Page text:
Whenever you save your valuable images (supose you've plenty of them) would you store then as blobs inside your Database, or as files? Why?

Duplicate of: http://stackoverflow.com/questions/3748/storing-images-in-db-yea-or-nay

It's my job to opt for storing them as files, and keep path within the database. In my experience, it is a much simpler and much more natural approach than pushing them in to the database as blobs.

One argument for storing them within the database: much simpler to complete full backup copies, but that is dependent in your needs. If you want to have the ability to easily take full pictures of the database (such as the images), then storing them as blobs within the database is most likely what you want. Otherwise you need to pair your database backup having a file backup, and in some way attempt to connect the 2, to ensure that if you need to perform a restore, you realize which pair to revive.

It is dependent on how big the look.

Microsoft Studies have an interesting document about them

I have attempted to make use of the db (SQL Server and MySQL) to keep medium (< 5mb) files, and things i got was a lot of trouble.

1) Some DBs (SQL Server Express) have size limits

2) Some DBs (MySQL) become mortally slow

3) If you need to display a listing of object, should you inadvertedly do Choose * FROM table, a lot of data will attempt to increase and lower in the db, producing a deadly slow response or memory fail

4) Some frontends (ruby ActiveRecord) have very large troubles handling blobs.

Only use files. Don't store all of them within the same directory, apply certain method to use them several dirs (for example, you could utilize latter chars of the GUID or latter numbers of the int id) after which keep path on db.

If I am running on a single web server and can only be running on a single web server, I store them as files. If I am running across multiple webheads, I place the reference demonstration of the look a database BLOB and cache it as being personal files around the webheads.

Given that you desire in order to save a picture together with a title, description, produced date, produced by, etc., you will probably find it easier to save inside a database. This way, things are together. Should you saved this same info and saved the look like a file, you would need to retrieve the entire "image object" from two places...and in the future, you will probably find yourself getting syncing issues (some images not found). Hopefully this will make sense.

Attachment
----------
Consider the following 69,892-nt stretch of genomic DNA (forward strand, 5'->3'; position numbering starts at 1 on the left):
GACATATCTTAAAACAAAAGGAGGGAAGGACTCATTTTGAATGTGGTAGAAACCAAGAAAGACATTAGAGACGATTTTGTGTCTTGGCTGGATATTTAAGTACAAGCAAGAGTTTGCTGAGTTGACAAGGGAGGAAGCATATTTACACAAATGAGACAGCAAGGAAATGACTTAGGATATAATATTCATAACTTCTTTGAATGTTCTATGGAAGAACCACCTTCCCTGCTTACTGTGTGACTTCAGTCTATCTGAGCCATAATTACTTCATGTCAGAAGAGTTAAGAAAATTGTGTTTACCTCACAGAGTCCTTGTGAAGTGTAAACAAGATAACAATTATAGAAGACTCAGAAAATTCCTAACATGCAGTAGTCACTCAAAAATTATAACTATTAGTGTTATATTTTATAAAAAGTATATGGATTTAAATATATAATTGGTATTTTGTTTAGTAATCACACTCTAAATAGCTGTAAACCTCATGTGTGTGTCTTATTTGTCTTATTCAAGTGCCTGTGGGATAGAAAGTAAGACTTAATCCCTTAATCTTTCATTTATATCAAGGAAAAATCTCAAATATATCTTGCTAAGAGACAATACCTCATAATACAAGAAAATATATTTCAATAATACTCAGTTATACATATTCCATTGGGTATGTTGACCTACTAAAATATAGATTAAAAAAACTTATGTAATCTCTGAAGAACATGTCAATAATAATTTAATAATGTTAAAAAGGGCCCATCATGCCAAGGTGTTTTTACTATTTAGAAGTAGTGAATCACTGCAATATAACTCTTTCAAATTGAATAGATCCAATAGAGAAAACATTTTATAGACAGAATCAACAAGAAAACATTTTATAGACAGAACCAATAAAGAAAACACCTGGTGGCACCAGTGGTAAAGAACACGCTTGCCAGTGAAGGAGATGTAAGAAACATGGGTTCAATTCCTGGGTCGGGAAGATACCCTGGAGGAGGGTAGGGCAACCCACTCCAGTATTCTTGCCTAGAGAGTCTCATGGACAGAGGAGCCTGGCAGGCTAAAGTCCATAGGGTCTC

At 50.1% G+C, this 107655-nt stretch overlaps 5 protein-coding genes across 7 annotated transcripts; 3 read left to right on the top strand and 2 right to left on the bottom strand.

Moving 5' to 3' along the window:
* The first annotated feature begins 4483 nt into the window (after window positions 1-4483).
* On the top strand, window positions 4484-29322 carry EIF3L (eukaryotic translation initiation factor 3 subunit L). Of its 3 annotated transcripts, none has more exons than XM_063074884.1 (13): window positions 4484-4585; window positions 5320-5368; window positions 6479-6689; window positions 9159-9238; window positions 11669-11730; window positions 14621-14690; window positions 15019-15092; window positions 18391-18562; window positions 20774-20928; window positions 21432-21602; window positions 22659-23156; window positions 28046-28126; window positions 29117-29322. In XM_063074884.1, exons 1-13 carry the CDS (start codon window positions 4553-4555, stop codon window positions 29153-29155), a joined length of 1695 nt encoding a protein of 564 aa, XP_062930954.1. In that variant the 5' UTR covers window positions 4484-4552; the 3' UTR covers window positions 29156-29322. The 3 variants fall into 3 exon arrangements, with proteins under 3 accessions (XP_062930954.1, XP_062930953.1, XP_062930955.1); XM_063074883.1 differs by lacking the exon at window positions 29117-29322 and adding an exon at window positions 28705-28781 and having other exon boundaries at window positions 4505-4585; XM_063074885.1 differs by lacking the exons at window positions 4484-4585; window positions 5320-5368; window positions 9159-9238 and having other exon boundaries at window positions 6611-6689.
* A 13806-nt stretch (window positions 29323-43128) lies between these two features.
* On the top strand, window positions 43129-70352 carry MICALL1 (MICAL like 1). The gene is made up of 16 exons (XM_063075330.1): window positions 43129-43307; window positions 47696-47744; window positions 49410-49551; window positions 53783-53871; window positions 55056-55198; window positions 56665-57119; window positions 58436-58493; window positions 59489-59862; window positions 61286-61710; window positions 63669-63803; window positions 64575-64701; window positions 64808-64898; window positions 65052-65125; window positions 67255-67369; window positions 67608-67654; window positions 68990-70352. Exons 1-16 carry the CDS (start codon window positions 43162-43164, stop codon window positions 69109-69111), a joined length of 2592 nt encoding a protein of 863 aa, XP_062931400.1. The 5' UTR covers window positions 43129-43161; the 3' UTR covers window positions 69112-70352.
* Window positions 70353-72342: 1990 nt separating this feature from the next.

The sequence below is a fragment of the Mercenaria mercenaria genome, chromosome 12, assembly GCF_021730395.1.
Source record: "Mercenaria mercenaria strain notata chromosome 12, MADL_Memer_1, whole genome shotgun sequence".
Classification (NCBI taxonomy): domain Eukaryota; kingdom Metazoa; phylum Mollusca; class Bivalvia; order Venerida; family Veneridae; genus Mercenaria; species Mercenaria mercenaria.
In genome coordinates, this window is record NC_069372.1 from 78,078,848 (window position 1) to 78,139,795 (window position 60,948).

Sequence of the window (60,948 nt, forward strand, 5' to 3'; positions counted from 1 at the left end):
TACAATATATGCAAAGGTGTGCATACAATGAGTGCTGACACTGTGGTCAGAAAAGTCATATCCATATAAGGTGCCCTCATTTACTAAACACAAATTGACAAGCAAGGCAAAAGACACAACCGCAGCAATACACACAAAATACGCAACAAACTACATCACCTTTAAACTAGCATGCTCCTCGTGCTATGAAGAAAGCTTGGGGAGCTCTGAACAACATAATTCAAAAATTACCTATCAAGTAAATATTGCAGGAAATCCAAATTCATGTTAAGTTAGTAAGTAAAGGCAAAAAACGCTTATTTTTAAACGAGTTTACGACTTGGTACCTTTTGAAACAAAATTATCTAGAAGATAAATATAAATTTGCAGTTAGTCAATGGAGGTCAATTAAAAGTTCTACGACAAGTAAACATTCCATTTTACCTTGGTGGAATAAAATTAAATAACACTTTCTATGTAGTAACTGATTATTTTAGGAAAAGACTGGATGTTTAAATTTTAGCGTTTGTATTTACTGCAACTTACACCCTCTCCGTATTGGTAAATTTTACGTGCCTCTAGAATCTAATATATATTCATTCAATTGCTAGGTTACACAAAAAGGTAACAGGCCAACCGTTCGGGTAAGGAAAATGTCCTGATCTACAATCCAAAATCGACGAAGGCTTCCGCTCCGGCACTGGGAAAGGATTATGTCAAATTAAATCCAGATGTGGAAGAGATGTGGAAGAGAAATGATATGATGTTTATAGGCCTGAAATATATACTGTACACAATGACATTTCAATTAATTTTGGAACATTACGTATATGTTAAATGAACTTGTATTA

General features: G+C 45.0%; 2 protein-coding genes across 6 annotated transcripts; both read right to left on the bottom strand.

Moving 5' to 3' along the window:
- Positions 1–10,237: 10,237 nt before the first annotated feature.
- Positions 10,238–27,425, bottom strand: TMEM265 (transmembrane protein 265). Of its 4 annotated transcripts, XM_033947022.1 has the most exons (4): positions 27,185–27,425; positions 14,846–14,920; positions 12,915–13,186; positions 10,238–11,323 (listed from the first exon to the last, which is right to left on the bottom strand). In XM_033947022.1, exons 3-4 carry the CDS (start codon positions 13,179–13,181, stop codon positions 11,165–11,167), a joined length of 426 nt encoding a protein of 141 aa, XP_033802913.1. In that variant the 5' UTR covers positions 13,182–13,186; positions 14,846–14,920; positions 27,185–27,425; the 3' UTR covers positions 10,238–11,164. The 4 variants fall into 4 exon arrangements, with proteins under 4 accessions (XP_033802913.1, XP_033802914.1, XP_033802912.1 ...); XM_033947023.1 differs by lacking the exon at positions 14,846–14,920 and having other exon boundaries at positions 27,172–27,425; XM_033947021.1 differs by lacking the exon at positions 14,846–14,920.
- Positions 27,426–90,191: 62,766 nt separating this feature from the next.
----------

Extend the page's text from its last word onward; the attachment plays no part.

Now you ask ,, does the application handle BLOBS or any other files like other application data? Do your customers upload images alongside other data? If that's the case, then you need to keep BLOBs within the database. It causes it to be simpler to support the database and, in case of an issue, to recuperate to some transactionally consistent condition.

But when you mean images which are members of the applying infratstructure instead of user data then most likely the reply is, No.

The performance hit of the database server is really a moot problem. If you want the performance advantages of personal files system, you just cache it there around the first request. Subsequent demands may then be offered from the file system with a direct link (which, just in case of the web application, you can rewrite the HTML with before eliminating the output buffer).

This gives the very best of both mobile phone industry's:

  • The authoritative store may be the database, keeping transactional and referential integrity
  • You are able to deploy all user data by simply implementing the database
  • Draining this cache (e.g. with the addition of a web server) would only result in a temporary performance hit even though it is filled again instantly.

There's you don't need to constantly hammer the database for stuff that will not change constantly, however the important factor would be that the user information is all there and never scattered around different places, making multi-server operation and deployment an overall total mess. I am always promoting the "database because the user data store, unless of course" approach, since it is better architecturally, and never always reduced with effective caching.

With that said, a very good reason to make use of the file system because the authoritative store could be when you wish to make use of exterior independent tools for being able to access it, e.g. SFTP and whatnot.